Thick glasses can make people’s eyes look small, and sometimes it’s nice and flattering to be able to correct this. Usually, it’s quite simple.
Note: This method is demonstrated in Photoshop. It’s almost the same in Elements, but is one little step that can’t be performed. I’ll mention it along the way. By the way, many thanks to Pam Frechette for her permission to use the image segment in this demonstration.
Here’s the photo. See how the glasses have shrunk the face inwards?
Use the Marquee Tool to select an area around the frame. No particular precision necessary, just make sure you get it all:
Steps 2, 3 and 4:
Duplicate the selected area onto its own layer, then immediately go to the Layer menu and convert the new layer to a Smart Object. (Elements users, you can’t do this step. It’s ok, it’s not the end of the world). Then lower the layer opacity by half, ready to enlarge:
Steps 5 and 6:
Press Ctrl T (Cmd T if you’re on a Mac, of course) to get the transform handles. Then Alt-click just inside the frame on the nose side, to put the centre point there. This means that when you enlarge, that point will stay exactly where it is, and everything else will enlarge around it:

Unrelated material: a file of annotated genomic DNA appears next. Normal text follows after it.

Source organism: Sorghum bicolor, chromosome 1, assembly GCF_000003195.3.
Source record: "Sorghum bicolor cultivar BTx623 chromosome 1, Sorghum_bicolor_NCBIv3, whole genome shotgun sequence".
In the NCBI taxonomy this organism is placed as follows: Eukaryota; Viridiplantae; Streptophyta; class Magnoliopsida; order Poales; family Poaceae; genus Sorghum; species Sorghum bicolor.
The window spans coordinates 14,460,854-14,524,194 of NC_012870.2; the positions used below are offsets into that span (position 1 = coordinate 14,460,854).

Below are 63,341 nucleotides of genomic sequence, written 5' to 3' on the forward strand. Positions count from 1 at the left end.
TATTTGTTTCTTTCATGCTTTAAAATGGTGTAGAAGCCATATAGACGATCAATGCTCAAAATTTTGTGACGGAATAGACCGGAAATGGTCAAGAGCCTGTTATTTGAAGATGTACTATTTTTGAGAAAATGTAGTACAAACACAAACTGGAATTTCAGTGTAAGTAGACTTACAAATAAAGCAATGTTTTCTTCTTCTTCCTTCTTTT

Hold down your Alt and Shift keys and grab one of the corner handles, and drag carefully outwards until the edge of the face inside the frame lines up plausibly with the edge of the face outside the frame:
IMPORTANT: When you’ve got the size exactly where you want it, make sure you let go out the mouse button before you let go of the Alt and Shift keys. Otherwise the layer will get distorted out of shape.
Some of you might find that your transformation distorts out of shape even though you've got the Alt and Shift keys held down. If this happens, it's because your version of Photoshop has this little link icon pressed by default in the Options Bar:
If this happens to you, you can either click that link to deactivate it, or leave it activated and only hold down the Alt key, not Shift, while transforming.
Step 8 and 9:
Press Enter/Return to commit the transformation and get rid of the handles. Then increase the layer opacity to 100% again.
That’s pretty much it! Now just add a mask to the layer and mask it in very carefully. Don’t forget to turn the layer on and off a few times to check that your transformation is plausible, and your masking is perfect.
- Another example of the Alt-click thing here.
- If the basics of layers and masking in this article are confusing to you, this class will change your life, I promise.
If you have a question about this article, please feel free to post it in Ask Damien.